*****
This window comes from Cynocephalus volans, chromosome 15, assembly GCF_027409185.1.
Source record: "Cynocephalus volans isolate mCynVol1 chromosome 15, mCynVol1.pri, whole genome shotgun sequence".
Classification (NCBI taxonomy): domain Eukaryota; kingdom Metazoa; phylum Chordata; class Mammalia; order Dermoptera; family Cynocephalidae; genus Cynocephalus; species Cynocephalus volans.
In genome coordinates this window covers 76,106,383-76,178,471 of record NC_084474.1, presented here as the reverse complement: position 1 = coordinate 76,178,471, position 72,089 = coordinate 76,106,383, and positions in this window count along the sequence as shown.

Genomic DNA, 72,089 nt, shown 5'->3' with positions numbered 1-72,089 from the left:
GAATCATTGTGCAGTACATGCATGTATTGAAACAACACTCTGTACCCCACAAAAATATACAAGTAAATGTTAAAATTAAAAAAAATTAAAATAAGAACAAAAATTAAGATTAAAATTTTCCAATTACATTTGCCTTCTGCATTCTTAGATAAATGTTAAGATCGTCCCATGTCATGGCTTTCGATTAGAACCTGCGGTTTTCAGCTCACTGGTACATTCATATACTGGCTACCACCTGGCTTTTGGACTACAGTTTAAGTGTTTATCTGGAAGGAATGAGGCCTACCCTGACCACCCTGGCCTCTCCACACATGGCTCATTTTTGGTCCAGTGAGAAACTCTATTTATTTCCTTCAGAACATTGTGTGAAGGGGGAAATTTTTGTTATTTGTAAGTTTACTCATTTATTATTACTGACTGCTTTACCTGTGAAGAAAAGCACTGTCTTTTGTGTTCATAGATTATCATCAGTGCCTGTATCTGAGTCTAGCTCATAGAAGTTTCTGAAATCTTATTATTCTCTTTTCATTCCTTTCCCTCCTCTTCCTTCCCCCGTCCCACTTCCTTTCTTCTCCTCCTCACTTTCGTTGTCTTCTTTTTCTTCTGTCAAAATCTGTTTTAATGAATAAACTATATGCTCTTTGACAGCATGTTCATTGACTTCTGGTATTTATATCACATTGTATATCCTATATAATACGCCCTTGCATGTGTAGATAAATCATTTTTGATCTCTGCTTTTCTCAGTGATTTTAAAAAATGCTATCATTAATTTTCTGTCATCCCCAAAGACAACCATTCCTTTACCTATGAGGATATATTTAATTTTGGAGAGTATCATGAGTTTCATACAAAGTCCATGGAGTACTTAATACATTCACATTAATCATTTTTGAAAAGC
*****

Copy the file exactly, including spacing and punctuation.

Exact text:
This window comes from Cynocephalus volans, chromosome 15, assembly GCF_027409185.1.
Source record: "Cynocephalus volans isolate mCynVol1 chromosome 15, mCynVol1.pri, whole genome shotgun sequence".
Classification (NCBI taxonomy): domain Eukaryota; kingdom Metazoa; phylum Chordata; class Mammalia; order Dermoptera; family Cynocephalidae; genus Cynocephalus; species Cynocephalus volans.
In genome coordinates this window covers 76,106,383-76,178,471 of record NC_084474.1, presented here as the reverse complement: position 1 = coordinate 76,178,471, position 72,089 = coordinate 76,106,383, and positions in this window count along the sequence as shown.

Genomic DNA, 72,089 nt, shown 5'->3' with positions numbered 1-72,089 from the left:
GAATCATTGTGCAGTACATGCATGTATTGAAACAACACTCTGTACCCCACAAAAATATACAAGTAAATGTTAAAATTAAAAAAAATTAAAATAAGAACAAAAATTAAGATTAAAATTTTCCAATTACATTTGCCTTCTGCATTCTTAGATAAATGTTAAGATCGTCCCATGTCATGGCTTTCGATTAGAACCTGCGGTTTTCAGCTCACTGGTACATTCATATACTGGCTACCACCTGGCTTTTGGACTACAGTTTAAGTGTTTATCTGGAAGGAATGAGGCCTACCCTGACCACCCTGGCCTCTCCACACATGGCTCATTTTTGGTCCAGTGAGAAACTCTATTTATTTCCTTCAGAACATTGTGTGAAGGGGGAAATTTTTGTTATTTGTAAGTTTACTCATTTATTATTACTGACTGCTTTACCTGTGAAGAAAAGCACTGTCTTTTGTGTTCATAGATTATCATCAGTGCCTGTATCTGAGTCTAGCTCATAGAAGTTTCTGAAATCTTATTATTCTCTTTTCATTCCTTTCCCTCCTCTTCCTTCCCCCGTCCCACTTCCTTTCTTCTCCTCCTCACTTTCGTTGTCTTCTTTTTCTTCTGTCAAAATCTGTTTTAATGAATAAACTATATGCTCTTTGACAGCATGTTCATTGACTTCTGGTATTTATATCACATTGTATATCCTATATAATACGCCCTTGCATGTGTAGATAAATCATTTTTGATCTCTGCTTTTCTCAGTGATTTTAAAAAATGCTATCATTAATTTTCTGTCATCCCCAAAGACAACCATTCCTTTACCTATGAGGATATATTTAATTTTGGAGAGTATCATGAGTTTCATACAAAGTCCATGGAGTACTTAATACATTCACATTAATCATTTTTGAAAAGC